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The MTA could charge up to $35 to drive in Manhattan in 2023

APTOPIX Superstorm Sandy
Jason DeCrow
/
Associated Press
In a photo made through a chain-link fence, traffic is gridlocked on the Long Island Expressway into Manhattan near the turn off for the Queensboro Bridge, Thursday, Nov. 1, 2012, in the Queens borough of New York. New York's subway system rumbled partially back to life Thursday, though the morning commute was plagued by long delays and massive gridlock on the main highways and bridges leading into the city. (AP Photo/Jason DeCrow)

Driving into New York City could cost up to $35. That was revealed at Metropolitan Transportation Authority hearings this week for the city’s bedroom communities — including Connecticut and Long Island.

Residents were concerned with the proposed congestion pricing in Manhattan, which would force drivers to pay a toll if they are traveling south of 60th Street.

Officials estimate those using an E-ZPass at peak times can expect to pay anywhere from $9 to $23, and those paying by mail can estimate a charge of $14 to $35.

Many commuters feared the economic impacts the tolls will have. Eric Goldner, a 25-year-old from Roslyn, who “loves to drive into the city,” was not on board for the fee.

“I'm always going to New York City to have fun... but with this congestion fee that would inhibit me from doing that,” he said.

The MTA said they project the tolling system will reduce traffic by 15-20%, which would improve air quality, noise and travel times.

Jackie Cohen, a director of climate and equity policy at the Tri-State Transportation Campaign, said the proposal is a win for both the environment and transit infrastructure.

“Not only does congestion pricing protect our environment and public health by reducing the number of cars driving into Manhattan, it's also a win for millions of transit riders, including thousands of Metro-North commuters coming from Connecticut who rely on regional transit that is in desperate need of new revenue to fund its multibillion-dollar capital program,” she said.

The goal of the program is to raise up to $1 billion in annual revenue for improvements to public transit. If approved, 80% of revenue generated would be devoted to New York City transit, leaving 10% to the Long Island Railroad and 10% to Metro-North.

New York state Senator Todd Kaminsky, a Democrat from Long Beach, said while improvements to the LIRR are much needed, the funding generated from the plan must be clearly laid out to specific projects, and the tolls must not be exorbitant.

“Please be reasonable in how you do this,” he said. “The cost of living here is very high. People consider moving all the time because of that and adding some draconian fee to driving in the city. It would be very difficult for many to undertake and swallow and of course, having a double toll from taking a bridge or tunnel in and a congestion pricing fee certainly does not seem fair.”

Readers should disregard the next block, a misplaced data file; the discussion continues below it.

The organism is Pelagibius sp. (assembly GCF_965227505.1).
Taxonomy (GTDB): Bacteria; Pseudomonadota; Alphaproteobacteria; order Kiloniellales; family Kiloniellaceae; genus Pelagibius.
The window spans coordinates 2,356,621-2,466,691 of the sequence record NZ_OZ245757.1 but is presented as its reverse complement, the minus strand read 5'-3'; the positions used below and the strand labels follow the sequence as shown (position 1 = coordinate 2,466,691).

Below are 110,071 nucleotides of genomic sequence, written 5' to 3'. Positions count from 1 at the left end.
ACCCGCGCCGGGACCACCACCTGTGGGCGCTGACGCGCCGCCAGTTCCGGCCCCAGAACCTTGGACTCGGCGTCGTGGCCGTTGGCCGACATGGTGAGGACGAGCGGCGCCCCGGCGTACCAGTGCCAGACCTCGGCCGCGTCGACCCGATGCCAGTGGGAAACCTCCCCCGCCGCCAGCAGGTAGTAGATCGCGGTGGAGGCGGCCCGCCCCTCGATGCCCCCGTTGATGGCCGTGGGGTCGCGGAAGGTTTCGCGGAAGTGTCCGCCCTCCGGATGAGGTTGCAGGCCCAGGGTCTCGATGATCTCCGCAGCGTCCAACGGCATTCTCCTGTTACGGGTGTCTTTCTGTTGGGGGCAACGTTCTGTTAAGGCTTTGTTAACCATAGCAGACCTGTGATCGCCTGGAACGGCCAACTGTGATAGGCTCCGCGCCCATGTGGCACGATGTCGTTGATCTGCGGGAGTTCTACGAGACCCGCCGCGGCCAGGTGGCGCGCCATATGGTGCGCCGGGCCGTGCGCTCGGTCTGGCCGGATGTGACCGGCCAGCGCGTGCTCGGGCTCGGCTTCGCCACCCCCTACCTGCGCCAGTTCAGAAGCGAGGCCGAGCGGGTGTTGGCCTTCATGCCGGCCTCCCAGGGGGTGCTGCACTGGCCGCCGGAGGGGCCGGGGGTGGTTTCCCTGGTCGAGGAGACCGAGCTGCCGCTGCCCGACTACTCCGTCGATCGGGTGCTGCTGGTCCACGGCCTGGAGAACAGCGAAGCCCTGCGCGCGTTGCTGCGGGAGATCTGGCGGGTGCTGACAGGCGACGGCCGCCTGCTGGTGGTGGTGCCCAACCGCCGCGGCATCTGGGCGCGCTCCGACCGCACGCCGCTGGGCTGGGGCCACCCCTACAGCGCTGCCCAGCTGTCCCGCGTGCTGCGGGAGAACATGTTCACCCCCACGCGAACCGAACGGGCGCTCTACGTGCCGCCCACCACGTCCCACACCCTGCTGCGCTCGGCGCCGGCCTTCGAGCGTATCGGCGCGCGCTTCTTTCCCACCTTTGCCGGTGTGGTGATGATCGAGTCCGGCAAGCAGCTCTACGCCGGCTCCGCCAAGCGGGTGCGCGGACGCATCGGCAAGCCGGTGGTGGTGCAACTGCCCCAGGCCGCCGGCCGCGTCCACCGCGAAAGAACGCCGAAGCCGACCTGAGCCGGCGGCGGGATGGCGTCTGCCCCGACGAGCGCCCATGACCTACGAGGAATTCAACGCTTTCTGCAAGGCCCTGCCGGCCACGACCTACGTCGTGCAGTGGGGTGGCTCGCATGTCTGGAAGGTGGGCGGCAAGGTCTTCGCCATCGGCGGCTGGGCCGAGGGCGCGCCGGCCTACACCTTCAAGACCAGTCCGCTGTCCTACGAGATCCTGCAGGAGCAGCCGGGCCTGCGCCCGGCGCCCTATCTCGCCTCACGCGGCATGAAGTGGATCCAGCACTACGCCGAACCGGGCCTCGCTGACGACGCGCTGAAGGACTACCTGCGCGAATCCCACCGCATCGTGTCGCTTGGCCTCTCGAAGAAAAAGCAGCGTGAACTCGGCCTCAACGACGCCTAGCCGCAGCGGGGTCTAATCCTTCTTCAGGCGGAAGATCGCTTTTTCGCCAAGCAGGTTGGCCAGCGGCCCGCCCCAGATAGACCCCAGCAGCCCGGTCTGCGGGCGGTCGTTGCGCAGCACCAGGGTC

David Starman, who spoke at the Connecticut hearing, owns a commercial food delivery company in Brooklyn, which serves 500 restaurants in the region. The company has nine commercial trucks, he said.

“That's nine trucks for $23 a day. That's $207 daily. That's $1,242 a week. That's $64,500 a year that I as an owner am gonna have to come up with,” he said.

Off-peak times and overnight tolls would potentially be lower, and commercial vehicles would be subjected to different ranges. The final cost of the tolls will be approved by the Triborough Bridge and Tunnel Authority, based on a recommendation from a six-member board.

In New York, Susan Solo, of Five Towns, said she has been using the LIRR for years to commute from Queens to Manhattan, and the congestion in the city is becoming a hazard.

“I walk every day from Penn Station to 23rd Street and the roads are getting more dangerous for me,” she said. “The city bikers actually use the sidewalk because they are afraid of cars…. The solution is simple. We need to reduce the congestion.”

Under the proposal, cars solely passing through the West Side Highway and FDR, emergency vehicles, and qualified vehicles transporting those with disabilities would not be charged. Those living in Manhattan’s central business district — who make under $60,000 — would receive a tax exemption. Dr. Allison de Cerreño, the authority’s deputy chief operating officer, said the more exemptions the MTA gives out, the higher the overall price the tolls will be.

She said 75% of trips into the central business district prior to the pandemic were made using public transit, and only 1% of those who drive within the area are low-income.

The meetings were part of a series of 10 regional hearings to give residents an opportunity to offer comments and learn about the plan, in areas that will be most affected by it. The plan must undergo an environmental review, which will include the environmental, social and economic impacts of the proposal. The review must then be approved by the Federal Highway Administration with additional opportunities for public comment to determine a toll fee structure. Once the federal agency gives final approval, the pricing could be implemented in 2023.

The MTA said they will also study the impact of traffic diversions as a result of the pricing, and the impact it will have on taxi and ride-sharing drivers.
Copyright 2021 WSHU. To see more, visit WSHU.

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